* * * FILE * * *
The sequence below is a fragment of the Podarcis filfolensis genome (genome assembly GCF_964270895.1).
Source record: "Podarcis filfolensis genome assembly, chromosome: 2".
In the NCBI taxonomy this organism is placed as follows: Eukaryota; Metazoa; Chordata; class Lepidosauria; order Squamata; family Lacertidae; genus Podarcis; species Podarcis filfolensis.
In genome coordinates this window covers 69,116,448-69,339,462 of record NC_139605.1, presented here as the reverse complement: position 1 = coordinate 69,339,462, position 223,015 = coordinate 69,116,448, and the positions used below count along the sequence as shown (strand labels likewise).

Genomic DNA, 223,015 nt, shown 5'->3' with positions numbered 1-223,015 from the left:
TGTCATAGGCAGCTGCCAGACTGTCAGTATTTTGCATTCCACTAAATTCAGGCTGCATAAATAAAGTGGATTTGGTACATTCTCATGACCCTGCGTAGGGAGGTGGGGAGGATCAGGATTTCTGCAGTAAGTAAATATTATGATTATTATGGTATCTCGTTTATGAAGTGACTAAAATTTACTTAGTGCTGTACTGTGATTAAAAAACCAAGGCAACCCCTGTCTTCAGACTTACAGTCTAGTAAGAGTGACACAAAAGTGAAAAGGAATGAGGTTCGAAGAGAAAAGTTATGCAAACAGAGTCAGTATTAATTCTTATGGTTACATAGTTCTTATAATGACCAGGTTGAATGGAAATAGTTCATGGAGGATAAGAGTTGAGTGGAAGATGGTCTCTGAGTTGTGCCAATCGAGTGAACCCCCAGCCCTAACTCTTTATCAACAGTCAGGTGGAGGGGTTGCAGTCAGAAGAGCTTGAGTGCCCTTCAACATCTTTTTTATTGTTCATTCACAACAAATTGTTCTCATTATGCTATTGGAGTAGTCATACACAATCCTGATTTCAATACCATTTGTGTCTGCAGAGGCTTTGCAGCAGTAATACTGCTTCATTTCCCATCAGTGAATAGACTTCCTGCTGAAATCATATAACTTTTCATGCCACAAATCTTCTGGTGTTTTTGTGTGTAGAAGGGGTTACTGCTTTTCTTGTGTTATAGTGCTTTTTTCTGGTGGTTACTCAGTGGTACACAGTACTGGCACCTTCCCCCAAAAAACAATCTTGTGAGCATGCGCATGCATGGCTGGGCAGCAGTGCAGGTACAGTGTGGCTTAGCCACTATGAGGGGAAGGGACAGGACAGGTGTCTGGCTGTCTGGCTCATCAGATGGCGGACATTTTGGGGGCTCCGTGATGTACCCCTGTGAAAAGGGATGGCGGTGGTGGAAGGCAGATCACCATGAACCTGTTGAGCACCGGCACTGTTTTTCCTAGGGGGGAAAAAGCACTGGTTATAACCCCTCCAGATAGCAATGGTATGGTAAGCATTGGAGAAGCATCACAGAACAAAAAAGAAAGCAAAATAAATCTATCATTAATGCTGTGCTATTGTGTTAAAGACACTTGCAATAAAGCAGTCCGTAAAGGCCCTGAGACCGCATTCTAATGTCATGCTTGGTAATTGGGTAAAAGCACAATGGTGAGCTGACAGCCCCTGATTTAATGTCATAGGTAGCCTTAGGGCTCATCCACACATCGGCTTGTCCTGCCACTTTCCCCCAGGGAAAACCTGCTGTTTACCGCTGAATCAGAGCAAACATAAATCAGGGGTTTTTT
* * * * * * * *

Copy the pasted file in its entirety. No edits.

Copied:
The sequence below is a fragment of the Podarcis filfolensis genome (genome assembly GCF_964270895.1).
Source record: "Podarcis filfolensis genome assembly, chromosome: 2".
In the NCBI taxonomy this organism is placed as follows: Eukaryota; Metazoa; Chordata; class Lepidosauria; order Squamata; family Lacertidae; genus Podarcis; species Podarcis filfolensis.
In genome coordinates this window covers 69,116,448-69,339,462 of record NC_139605.1, presented here as the reverse complement: position 1 = coordinate 69,339,462, position 223,015 = coordinate 69,116,448, and the positions used below count along the sequence as shown (strand labels likewise).

Genomic DNA, 223,015 nt, shown 5'->3' with positions numbered 1-223,015 from the left:
TGTCATAGGCAGCTGCCAGACTGTCAGTATTTTGCATTCCACTAAATTCAGGCTGCATAAATAAAGTGGATTTGGTACATTCTCATGACCCTGCGTAGGGAGGTGGGGAGGATCAGGATTTCTGCAGTAAGTAAATATTATGATTATTATGGTATCTCGTTTATGAAGTGACTAAAATTTACTTAGTGCTGTACTGTGATTAAAAAACCAAGGCAACCCCTGTCTTCAGACTTACAGTCTAGTAAGAGTGACACAAAAGTGAAAAGGAATGAGGTTCGAAGAGAAAAGTTATGCAAACAGAGTCAGTATTAATTCTTATGGTTACATAGTTCTTATAATGACCAGGTTGAATGGAAATAGTTCATGGAGGATAAGAGTTGAGTGGAAGATGGTCTCTGAGTTGTGCCAATCGAGTGAACCCCCAGCCCTAACTCTTTATCAACAGTCAGGTGGAGGGGTTGCAGTCAGAAGAGCTTGAGTGCCCTTCAACATCTTTTTTATTGTTCATTCACAACAAATTGTTCTCATTATGCTATTGGAGTAGTCATACACAATCCTGATTTCAATACCATTTGTGTCTGCAGAGGCTTTGCAGCAGTAATACTGCTTCATTTCCCATCAGTGAATAGACTTCCTGCTGAAATCATATAACTTTTCATGCCACAAATCTTCTGGTGTTTTTGTGTGTAGAAGGGGTTACTGCTTTTCTTGTGTTATAGTGCTTTTTTCTGGTGGTTACTCAGTGGTACACAGTACTGGCACCTTCCCCCAAAAAACAATCTTGTGAGCATGCGCATGCATGGCTGGGCAGCAGTGCAGGTACAGTGTGGCTTAGCCACTATGAGGGGAAGGGACAGGACAGGTGTCTGGCTGTCTGGCTCATCAGATGGCGGACATTTTGGGGGCTCCGTGATGTACCCCTGTGAAAAGGGATGGCGGTGGTGGAAGGCAGATCACCATGAACCTGTTGAGCACCGGCACTGTTTTTCCTAGGGGGGAAAAAGCACTGGTTATAACCCCTCCAGATAGCAATGGTATGGTAAGCATTGGAGAAGCATCACAGAACAAAAAAGAAAGCAAAATAAATCTATCATTAATGCTGTGCTATTGTGTTAAAGACACTTGCAATAAAGCAGTCCGTAAAGGCCCTGAGACCGCATTCTAATGTCATGCTTGGTAATTGGGTAAAAGCACAATGGTGAGCTGACAGCCCCTGATTTAATGTCATAGGTAGCCTTAGGGCTCATCCACACATCGGCTTGTCCTGCCACTTTCCCCCAGGGAAAACCTGCTGTTTACCGCTGAATCAGAGCAAACATAAATCAGGGGTTTTTT